There are so many books on how-to use a camera, but not many that focus on photographic composition. I am not talking about creating a photo collage in Photoshop. I mean the old-fashioned way to plan a photo BEFORE the shutter is pressed. Sure, you can always crop to your hearts content, but you are sacrificing megapixels and resolution. If you plan the shot ahead of time, you are maximizing the all those captured bits.
The Photographer’s Eye by Michael Freeman is the best book on composition and design. Period. It is one of the few books that I could not wait to order online. I discovered it in Borders and gladly paid full price to bring it home.
The book consists of the following chapters:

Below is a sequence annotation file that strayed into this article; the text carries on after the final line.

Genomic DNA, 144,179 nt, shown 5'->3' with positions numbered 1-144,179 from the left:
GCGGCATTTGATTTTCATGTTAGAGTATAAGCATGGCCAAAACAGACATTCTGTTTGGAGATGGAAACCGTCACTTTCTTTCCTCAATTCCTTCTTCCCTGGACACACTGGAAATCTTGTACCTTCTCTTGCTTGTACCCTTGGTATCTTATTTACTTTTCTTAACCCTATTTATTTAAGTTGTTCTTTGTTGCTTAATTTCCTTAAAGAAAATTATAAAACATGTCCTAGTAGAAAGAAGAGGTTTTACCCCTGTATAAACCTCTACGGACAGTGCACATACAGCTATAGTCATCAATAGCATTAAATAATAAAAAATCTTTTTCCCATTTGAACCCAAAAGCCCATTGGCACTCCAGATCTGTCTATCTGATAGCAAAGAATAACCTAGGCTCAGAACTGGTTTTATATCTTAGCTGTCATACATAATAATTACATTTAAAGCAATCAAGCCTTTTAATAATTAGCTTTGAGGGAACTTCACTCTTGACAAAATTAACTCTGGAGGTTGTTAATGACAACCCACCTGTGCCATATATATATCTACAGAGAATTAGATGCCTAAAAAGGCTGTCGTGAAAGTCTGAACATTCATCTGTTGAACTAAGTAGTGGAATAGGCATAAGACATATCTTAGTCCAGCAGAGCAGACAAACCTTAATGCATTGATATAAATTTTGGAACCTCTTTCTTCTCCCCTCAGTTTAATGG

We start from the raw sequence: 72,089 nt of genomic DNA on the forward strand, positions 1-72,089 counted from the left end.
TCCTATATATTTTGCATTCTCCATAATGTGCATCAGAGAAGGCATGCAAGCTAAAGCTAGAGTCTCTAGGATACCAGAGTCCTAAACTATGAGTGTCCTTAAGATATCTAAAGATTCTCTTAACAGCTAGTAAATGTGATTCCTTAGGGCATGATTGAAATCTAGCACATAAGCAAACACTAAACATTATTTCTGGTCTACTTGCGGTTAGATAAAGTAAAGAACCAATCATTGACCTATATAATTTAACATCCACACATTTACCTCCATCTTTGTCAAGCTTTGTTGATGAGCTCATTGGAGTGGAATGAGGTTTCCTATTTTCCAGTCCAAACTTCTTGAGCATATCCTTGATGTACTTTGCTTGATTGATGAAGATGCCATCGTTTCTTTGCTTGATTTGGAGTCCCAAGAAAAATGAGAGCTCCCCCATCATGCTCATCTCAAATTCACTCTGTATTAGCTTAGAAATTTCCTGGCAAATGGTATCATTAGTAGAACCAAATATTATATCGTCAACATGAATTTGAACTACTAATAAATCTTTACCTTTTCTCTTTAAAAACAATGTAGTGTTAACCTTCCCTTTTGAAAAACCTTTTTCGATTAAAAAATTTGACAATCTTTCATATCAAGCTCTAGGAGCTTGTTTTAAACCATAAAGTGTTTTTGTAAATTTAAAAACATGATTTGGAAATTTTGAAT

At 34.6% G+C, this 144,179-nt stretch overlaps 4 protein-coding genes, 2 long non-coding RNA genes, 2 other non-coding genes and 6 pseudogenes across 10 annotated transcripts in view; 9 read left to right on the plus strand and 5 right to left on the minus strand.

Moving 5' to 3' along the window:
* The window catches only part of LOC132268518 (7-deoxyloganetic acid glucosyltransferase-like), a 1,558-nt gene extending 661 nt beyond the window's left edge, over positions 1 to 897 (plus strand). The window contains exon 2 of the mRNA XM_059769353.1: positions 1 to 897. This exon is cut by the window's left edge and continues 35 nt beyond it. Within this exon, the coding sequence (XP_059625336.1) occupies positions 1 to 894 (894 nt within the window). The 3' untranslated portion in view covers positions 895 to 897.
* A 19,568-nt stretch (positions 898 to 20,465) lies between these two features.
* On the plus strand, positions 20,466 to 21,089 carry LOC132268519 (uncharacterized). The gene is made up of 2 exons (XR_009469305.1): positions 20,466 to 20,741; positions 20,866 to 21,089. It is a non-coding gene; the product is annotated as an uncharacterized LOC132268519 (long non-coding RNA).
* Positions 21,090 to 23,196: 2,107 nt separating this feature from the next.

- The Image Frame: how to fill the “frame” of the image
- Design Basics: contrast, balance, dynamic tension, depth, and perspective
- Graphic & Photographic Elements: now we get to the good stuff. Pages filled with dynamic photos and wonderful analysis of elements and composition. His examples clearly support each point.
- Composing with Light & Color: discussions on color theory and relationships
- Intent: the best shot is rarely the “easy” shot.
- Process: combining previously discussed points in planning the shot and waiting for the right moment to capture.
There are very few books that cover photographic composition in such detail. This book will sharpen your ability to see the elements and plan the best shot. It is a great book and a wonderful addition to anyone’s collection.